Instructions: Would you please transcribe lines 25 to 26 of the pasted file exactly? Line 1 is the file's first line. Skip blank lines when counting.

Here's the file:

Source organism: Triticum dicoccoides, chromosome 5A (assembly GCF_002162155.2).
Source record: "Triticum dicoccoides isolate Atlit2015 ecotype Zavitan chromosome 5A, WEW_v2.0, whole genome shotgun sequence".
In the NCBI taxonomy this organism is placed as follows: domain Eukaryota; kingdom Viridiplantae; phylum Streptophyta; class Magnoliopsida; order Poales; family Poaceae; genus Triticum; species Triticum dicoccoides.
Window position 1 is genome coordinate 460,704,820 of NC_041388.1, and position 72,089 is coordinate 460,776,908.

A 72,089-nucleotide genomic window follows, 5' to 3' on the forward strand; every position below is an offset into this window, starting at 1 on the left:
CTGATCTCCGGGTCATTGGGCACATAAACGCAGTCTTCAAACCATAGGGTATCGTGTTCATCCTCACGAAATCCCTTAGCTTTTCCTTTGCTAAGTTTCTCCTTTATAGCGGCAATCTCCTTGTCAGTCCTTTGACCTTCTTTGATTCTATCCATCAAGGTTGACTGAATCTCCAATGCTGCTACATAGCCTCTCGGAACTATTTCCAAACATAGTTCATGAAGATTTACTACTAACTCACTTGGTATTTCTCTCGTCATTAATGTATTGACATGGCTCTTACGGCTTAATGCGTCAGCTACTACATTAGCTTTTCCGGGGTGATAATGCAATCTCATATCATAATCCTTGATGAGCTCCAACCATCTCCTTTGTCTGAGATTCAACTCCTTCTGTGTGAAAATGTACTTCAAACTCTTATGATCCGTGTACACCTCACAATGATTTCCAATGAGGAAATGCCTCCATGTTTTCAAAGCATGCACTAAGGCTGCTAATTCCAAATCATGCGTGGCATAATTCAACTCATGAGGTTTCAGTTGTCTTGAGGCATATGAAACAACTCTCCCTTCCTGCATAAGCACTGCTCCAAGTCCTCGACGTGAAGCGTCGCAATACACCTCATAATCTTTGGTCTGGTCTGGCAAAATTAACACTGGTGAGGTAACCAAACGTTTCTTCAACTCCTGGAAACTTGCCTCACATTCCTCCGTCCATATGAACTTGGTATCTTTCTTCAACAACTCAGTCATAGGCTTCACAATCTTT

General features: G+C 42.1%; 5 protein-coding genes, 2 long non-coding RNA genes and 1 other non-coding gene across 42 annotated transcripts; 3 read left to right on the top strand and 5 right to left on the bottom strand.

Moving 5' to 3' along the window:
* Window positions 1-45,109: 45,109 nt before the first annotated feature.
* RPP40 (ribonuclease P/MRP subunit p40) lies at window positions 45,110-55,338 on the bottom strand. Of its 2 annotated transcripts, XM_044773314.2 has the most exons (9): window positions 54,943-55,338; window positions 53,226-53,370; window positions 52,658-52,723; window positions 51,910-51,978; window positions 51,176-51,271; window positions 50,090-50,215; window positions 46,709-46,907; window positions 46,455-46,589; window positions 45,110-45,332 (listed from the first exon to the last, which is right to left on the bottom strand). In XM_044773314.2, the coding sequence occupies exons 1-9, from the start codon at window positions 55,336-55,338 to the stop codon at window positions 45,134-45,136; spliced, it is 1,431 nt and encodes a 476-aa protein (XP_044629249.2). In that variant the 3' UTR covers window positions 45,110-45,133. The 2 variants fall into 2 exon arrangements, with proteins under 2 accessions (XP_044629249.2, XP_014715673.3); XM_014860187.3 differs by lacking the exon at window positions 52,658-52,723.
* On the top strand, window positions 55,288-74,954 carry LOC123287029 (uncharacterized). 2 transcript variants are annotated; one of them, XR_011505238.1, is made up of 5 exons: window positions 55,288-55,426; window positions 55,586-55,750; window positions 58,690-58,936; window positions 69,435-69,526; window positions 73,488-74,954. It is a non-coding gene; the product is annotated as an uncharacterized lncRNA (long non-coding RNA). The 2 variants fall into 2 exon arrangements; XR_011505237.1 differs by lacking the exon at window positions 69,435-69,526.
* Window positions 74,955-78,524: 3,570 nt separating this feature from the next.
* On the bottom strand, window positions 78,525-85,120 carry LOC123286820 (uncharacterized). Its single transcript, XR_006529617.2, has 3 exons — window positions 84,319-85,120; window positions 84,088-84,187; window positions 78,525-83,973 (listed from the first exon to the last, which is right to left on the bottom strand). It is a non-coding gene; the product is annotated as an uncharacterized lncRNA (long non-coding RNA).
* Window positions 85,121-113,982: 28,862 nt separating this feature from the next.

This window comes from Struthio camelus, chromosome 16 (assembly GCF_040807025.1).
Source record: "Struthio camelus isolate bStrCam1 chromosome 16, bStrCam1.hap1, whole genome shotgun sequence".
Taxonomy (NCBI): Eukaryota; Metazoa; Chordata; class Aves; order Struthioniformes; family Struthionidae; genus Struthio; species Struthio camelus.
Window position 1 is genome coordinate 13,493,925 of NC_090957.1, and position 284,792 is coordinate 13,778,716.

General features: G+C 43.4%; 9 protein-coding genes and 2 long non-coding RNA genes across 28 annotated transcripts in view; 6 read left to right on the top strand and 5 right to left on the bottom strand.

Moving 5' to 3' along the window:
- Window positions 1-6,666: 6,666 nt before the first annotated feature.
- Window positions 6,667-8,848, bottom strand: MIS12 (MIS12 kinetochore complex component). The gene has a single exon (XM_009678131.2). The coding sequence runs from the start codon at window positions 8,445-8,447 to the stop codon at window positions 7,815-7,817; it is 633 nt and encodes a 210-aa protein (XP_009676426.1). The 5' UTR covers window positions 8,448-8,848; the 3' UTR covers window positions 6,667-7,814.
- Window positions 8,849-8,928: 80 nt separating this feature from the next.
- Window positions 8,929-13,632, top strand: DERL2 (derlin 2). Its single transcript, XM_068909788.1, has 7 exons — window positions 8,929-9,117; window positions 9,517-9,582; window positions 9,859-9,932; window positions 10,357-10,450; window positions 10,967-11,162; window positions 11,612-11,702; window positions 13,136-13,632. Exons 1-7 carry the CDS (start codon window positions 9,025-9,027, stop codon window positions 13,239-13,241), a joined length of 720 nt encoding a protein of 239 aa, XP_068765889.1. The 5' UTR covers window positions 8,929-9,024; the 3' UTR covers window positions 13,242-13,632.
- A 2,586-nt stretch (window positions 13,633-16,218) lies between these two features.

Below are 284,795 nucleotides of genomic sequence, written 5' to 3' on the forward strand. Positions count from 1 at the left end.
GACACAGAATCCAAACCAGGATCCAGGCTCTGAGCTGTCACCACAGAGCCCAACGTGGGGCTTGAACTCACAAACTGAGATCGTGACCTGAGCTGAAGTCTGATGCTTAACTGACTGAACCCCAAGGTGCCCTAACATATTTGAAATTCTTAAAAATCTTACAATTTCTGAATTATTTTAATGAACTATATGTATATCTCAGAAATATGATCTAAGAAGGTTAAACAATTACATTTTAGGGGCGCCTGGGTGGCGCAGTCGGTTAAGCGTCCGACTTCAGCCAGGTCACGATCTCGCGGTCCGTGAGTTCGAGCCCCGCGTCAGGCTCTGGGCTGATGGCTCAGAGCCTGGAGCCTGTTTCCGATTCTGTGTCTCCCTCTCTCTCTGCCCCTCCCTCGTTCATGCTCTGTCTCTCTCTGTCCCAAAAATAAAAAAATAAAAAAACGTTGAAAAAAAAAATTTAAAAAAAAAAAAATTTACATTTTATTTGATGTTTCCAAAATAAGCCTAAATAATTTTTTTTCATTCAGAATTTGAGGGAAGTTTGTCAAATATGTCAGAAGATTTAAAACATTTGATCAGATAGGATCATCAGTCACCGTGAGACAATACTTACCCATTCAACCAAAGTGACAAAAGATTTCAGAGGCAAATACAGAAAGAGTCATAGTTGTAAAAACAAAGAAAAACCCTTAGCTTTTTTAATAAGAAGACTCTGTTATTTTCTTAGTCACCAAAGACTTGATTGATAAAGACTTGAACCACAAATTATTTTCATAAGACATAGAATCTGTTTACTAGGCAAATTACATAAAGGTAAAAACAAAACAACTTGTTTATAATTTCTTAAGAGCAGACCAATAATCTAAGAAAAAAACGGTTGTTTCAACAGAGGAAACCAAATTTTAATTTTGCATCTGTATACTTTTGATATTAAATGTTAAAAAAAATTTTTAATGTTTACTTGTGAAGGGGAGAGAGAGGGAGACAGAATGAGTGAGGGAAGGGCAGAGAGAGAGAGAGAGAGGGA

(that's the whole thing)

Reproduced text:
- A 2,586-nt stretch (window positions 13,633-16,218) lies between these two features.

Below are 284,795 nucleotides of genomic sequence, written 5' to 3' on the forward strand. Positions count from 1 at the left end.